1977's Apple ][+ was the first successful personal computer, inspiring a generation of hackers and makers and coders; famously, it shipped with a schematic that showed how the boards and their components worked together, to allow hobbyists to improve and service their PCs (hardware-hacking legend Bunnie Huang credits these schematics with igniting his interest in electronics and computing).
In 2007, Columbia University's Stephen A. Edwards decided to reimplement the beloved system using a field-programmable gate array (FPGA), a kind of programmable chip that is much-loved by hardware hackers.
He's published a technical report on the project, along with (appropriately enough) the files needed to reproduce his feat and improve on it.
The Apple II has been documented in great detail. Starting with the first Apple II "Redbook" Reference Manual, Apple itself has published the schematics for the Apple II series. When Woz spoke at Columbia, he mentioned this was intentional: he wanted to share as much technical information as possible to educate the users. Such an attitude is rare these days.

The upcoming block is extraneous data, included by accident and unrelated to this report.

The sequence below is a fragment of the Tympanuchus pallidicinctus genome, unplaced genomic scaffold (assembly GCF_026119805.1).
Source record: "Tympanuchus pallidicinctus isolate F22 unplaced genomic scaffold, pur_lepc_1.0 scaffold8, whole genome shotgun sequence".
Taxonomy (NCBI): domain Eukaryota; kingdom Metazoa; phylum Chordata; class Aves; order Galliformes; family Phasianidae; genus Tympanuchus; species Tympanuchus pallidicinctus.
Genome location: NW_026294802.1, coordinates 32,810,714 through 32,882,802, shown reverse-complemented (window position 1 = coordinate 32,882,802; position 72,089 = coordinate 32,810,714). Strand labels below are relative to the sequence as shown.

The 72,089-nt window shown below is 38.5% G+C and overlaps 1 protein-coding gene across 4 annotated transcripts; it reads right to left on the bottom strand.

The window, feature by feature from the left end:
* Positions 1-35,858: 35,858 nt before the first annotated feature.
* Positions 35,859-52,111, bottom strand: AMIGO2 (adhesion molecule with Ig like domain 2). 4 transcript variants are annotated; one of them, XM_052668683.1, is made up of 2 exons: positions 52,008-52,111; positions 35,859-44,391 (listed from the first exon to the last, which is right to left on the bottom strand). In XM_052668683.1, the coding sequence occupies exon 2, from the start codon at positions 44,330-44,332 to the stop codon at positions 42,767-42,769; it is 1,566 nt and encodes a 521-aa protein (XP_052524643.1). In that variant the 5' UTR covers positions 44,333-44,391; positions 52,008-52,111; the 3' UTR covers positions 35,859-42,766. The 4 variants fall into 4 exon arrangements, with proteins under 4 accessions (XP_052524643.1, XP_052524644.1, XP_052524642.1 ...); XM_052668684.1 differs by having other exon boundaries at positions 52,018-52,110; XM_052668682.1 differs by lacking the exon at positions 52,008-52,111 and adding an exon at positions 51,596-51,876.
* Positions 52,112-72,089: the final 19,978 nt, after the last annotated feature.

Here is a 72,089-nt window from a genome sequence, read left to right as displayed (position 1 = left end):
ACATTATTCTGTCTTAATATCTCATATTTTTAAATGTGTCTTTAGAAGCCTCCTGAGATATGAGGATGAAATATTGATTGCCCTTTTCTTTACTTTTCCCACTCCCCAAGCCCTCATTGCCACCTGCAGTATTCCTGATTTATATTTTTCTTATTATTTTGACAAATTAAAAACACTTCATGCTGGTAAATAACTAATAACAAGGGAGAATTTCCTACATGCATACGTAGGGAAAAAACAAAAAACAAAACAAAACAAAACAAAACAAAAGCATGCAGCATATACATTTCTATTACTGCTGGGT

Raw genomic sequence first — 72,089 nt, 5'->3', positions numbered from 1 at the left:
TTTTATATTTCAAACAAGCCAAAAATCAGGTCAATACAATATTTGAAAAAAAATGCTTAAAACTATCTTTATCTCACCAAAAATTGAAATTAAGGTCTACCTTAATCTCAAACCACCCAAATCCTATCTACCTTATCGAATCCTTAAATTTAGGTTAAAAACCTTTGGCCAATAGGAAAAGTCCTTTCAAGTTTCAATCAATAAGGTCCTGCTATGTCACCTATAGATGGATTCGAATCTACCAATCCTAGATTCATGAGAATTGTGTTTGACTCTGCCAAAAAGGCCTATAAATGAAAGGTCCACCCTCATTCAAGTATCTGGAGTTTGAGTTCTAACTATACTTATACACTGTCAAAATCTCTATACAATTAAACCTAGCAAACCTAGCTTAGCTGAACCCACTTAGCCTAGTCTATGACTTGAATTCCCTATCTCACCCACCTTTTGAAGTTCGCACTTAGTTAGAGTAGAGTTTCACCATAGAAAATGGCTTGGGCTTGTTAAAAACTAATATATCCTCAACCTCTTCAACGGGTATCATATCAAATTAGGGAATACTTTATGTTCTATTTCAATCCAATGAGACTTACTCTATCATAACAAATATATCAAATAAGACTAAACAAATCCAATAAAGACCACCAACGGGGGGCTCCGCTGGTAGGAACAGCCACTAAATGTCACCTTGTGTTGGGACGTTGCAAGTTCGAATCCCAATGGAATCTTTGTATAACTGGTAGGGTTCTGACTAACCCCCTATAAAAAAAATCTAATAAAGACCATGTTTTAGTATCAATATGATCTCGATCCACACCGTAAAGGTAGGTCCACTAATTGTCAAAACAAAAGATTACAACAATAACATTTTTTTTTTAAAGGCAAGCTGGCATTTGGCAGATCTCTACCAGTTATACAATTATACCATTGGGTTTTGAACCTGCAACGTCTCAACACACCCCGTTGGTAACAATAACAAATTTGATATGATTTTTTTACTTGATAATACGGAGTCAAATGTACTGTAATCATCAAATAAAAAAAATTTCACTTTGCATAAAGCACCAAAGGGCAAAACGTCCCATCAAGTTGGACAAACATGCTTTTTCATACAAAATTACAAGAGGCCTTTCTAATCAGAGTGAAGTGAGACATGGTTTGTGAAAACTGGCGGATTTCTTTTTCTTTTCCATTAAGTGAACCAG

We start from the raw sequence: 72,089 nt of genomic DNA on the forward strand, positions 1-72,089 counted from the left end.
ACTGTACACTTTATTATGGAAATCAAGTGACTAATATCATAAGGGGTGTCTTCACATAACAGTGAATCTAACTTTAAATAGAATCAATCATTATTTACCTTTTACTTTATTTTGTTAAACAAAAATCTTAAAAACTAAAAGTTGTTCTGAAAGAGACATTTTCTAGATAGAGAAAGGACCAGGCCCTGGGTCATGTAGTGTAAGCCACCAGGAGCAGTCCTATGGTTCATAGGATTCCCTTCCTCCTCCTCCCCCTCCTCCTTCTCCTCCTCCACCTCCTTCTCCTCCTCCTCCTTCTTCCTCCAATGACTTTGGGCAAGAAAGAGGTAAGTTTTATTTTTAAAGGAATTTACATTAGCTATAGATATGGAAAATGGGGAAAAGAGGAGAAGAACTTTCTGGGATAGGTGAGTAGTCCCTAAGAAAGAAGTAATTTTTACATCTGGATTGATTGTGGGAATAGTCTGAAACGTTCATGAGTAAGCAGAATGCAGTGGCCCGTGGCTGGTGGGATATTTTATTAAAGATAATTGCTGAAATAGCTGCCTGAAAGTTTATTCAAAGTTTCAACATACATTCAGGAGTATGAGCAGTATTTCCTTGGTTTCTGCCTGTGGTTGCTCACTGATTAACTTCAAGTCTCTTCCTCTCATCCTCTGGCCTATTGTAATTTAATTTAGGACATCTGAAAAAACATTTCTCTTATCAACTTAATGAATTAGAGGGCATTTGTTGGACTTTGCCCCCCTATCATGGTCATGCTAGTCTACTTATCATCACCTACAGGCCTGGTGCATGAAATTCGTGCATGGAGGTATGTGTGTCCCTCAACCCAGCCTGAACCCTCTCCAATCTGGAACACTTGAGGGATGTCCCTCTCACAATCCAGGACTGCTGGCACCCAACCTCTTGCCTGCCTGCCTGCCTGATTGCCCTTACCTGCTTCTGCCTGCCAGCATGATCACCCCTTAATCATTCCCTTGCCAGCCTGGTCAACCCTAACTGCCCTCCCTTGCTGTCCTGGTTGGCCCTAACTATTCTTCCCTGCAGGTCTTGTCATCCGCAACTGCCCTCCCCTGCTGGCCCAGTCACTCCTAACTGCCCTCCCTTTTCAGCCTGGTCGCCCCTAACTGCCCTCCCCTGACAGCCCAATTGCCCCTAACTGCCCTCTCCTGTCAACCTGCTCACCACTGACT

Two third-party books provide even more detailed commentary: Winston Gayler's The Apple II Circuit Description (Sams, 1983), and Jim Sather's Understanding the Apple II (Quality Software, 1983). I consulted both frequently while writing the VHDL for this project. For understanding the Disk II and more precisely, Apple's disk operating system (DOS 3.3), Don Worth and Pieter Lechner's Beneath Apple DOS (Quality Software, 1983) is second to none, although it is much more software-focused than the first two books.
Apple2fpga: Reconstructing an Apple II+ on an FPGA [Stephen A. Edwards/Columbia University]
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